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VP bets zero in on ease of doing business, agri sector

The candidates echo their running mates' stand on these key issues in the latest GoNegosyo forum.
By Entrepreneur Staff |

 

VICE PRESIDENTIABLES. From left: Senator Francis “Chiz” Escudero of the Nationalist People's Coalition; Representative Maria Leonor “Leni” Robredo of the Liberal Party; Senator Ferdinand “Bongbong” Marcos, Jr. of the Nacionalista Party; and Senator Antonio “Sonny” Trillanes IV, also of the Nacionalista Party. Photo from GoNegosyo's Twitter account

 

Manila, Philippines — The next administration needs to improve ease of doing business and modernize the agriculture sector in order to bolster the economic growth of the Philippines in the next six years.

 

This was the message of the vice presidential candidates present at the GoNegosyo Talks Meet the Vice Presidentiables Forum held Monday, March 14, at the Manila Polo Club, Makati City.

 

Senator Francis “Chiz” Escudero of the Nationalist People's Coalition; Representative Maria Leonor “Leni” Robredo of the Liberal Party; Senator Ferdinand “Bongbong” Marcos, Jr. of the Nacionalista Party; and Senator Antonio “Sonny” Trillanes IV, also of the Nacionalista Party, were all at the event to discuss their different platforms to improve the agriculture sector, promote entrepreneurship, and ease doing business in the country.

 

However, vice presidential bets Senator Alan Peter Cayetano of the Nacionalista Party and Senator Gregorio “Gringo” Honasan II of the United Nationalist Alliance were no-shows during the much-anticipated forum. 

 

 

NO TO CHA-CHA. “It's not the constitution getting in the way of foreign direct investments—it's unstable policies and lack of infrastructure,” said vice presidential candidate Senator Francis "Chiz" Escudero. Photo from GoNegosyo's Twitter account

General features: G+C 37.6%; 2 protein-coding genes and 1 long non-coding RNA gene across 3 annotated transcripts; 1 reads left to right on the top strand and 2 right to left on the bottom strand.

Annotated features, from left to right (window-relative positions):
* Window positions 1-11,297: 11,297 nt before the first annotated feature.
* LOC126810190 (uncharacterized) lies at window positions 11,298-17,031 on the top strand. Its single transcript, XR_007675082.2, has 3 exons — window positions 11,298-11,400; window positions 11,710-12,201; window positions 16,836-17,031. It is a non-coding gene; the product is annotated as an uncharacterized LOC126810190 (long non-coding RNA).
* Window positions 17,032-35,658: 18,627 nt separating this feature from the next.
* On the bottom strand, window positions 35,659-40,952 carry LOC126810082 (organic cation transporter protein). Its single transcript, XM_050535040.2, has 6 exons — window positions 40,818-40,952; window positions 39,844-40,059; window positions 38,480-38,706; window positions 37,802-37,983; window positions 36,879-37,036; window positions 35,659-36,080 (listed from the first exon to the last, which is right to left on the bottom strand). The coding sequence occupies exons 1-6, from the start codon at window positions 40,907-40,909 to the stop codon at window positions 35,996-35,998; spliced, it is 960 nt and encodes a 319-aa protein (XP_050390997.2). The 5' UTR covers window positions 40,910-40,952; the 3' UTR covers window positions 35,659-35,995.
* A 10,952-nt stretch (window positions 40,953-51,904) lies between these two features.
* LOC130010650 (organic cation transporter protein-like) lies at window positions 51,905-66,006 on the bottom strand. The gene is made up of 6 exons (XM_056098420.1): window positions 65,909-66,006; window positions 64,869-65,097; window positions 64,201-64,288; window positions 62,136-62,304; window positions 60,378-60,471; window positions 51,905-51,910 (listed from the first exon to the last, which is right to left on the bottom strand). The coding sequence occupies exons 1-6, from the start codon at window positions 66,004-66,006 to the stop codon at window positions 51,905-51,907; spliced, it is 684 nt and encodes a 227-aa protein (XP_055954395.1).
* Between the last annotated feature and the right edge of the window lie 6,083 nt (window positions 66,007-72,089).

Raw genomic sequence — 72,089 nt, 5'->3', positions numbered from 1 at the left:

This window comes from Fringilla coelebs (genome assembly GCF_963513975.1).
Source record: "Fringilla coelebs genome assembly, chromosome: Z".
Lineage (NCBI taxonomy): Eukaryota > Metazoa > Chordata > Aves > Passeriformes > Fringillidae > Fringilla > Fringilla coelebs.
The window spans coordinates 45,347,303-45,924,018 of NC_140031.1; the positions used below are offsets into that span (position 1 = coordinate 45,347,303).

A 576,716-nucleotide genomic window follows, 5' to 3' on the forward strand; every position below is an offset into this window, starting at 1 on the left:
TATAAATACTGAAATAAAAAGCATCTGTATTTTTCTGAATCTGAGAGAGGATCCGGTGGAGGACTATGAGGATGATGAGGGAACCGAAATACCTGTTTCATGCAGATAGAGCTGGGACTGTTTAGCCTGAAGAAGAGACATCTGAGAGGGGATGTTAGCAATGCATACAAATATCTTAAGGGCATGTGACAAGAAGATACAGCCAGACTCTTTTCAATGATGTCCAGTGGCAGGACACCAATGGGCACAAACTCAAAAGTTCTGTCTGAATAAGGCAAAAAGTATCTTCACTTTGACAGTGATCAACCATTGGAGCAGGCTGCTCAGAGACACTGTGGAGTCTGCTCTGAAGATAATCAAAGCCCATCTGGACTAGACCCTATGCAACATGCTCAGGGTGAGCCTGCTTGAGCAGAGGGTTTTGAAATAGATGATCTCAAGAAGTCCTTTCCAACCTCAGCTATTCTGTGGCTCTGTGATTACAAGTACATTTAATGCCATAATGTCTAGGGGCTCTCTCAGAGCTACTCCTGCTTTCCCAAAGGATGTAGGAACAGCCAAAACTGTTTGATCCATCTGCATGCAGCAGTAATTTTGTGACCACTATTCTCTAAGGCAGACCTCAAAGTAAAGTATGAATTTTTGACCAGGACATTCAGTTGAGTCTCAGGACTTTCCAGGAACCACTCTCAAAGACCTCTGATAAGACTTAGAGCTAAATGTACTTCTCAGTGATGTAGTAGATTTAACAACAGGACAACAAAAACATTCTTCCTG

Charter change, foreign direct investments 

The forum kicked off with a discussion about foreign direct investments (FDIs), and the need to amend economic provisions in the constitution in order to increase FDIs flows to the country.

 

“We need to increase FDIs in the Philippines,” said Marcos, but added that it can be better achieved by focusing on funding public infrastructure projects rather than charter change.

 

“It's not the constitution getting in the way of FDIs—according to a survey, it's unstable policies and lack of infrastructure,” seconded Escudero.

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Trillanes, while for amending the economic provisions of the constitution, said that it would not bring in much improvement in terms of FDIs as long as there is war in Mindanao, reminding the audience why maintaining peace and order in the country is high on his agenda if elected vice president.

 

Currently, the constitution only allows foreigners 40% ownership in businesses and real estate, and they are fully restricted to exploit the natural resources and to own any media outfit in the Philippines.